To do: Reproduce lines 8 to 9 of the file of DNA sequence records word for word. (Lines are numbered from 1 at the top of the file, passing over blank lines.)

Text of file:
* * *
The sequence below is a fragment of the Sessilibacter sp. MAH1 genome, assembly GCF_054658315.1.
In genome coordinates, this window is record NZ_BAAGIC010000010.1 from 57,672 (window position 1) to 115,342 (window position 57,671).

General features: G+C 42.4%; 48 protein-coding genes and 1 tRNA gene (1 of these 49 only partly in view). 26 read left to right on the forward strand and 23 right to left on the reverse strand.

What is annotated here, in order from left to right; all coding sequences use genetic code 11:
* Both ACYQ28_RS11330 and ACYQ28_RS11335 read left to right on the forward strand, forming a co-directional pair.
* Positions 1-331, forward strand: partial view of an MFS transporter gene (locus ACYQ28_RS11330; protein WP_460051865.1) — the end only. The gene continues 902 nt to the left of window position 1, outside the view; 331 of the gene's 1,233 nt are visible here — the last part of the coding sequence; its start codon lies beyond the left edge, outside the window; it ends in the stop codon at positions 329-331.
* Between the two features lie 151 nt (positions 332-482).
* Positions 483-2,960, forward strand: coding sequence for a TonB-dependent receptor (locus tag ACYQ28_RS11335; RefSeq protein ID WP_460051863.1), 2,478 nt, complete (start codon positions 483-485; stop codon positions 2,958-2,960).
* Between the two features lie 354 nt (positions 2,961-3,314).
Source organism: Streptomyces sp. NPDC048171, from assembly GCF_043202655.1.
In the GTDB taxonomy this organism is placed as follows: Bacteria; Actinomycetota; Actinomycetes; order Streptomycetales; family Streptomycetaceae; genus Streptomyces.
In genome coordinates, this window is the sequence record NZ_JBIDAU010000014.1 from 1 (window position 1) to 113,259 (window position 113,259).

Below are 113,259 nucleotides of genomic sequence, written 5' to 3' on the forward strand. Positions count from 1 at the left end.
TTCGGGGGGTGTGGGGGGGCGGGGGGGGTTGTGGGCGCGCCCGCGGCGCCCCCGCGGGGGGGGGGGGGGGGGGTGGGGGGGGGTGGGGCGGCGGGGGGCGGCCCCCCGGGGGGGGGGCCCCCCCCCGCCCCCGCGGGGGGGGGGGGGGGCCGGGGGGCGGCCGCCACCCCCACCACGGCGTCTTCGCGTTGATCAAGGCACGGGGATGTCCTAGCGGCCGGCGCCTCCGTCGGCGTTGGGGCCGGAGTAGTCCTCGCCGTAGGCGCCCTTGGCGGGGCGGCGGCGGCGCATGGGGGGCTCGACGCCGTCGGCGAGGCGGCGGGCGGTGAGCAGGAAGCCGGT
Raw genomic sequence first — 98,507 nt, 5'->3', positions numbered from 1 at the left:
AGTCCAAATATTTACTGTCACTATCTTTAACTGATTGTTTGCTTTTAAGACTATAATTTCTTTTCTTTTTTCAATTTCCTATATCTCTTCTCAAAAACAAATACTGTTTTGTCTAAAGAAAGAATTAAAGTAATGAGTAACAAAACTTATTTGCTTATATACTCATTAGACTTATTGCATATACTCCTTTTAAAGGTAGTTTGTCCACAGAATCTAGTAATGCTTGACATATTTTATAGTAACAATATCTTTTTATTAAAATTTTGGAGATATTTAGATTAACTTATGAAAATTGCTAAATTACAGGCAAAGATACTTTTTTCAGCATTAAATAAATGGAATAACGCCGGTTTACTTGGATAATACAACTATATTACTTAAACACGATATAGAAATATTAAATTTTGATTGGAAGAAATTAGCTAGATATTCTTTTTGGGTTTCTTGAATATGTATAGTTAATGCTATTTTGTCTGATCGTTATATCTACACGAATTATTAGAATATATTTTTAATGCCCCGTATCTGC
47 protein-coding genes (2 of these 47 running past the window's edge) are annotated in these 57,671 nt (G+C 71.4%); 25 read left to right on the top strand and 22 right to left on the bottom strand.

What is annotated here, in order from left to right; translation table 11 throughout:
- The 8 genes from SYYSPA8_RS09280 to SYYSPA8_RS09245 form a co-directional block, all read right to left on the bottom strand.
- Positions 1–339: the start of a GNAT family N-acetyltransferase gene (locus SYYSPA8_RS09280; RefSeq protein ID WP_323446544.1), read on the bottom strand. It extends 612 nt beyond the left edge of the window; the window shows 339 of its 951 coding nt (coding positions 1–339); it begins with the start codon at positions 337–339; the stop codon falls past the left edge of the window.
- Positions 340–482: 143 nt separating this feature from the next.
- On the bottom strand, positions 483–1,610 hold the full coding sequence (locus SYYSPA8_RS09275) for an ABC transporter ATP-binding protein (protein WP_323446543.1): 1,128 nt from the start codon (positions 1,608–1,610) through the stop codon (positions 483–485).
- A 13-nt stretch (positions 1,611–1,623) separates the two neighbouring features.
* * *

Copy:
* Positions 483-2,960, forward strand: coding sequence for a TonB-dependent receptor (locus tag ACYQ28_RS11335; RefSeq protein ID WP_460051863.1), 2,478 nt, complete (start codon positions 483-485; stop codon positions 2,958-2,960).
* Between the two features lie 354 nt (positions 2,961-3,314).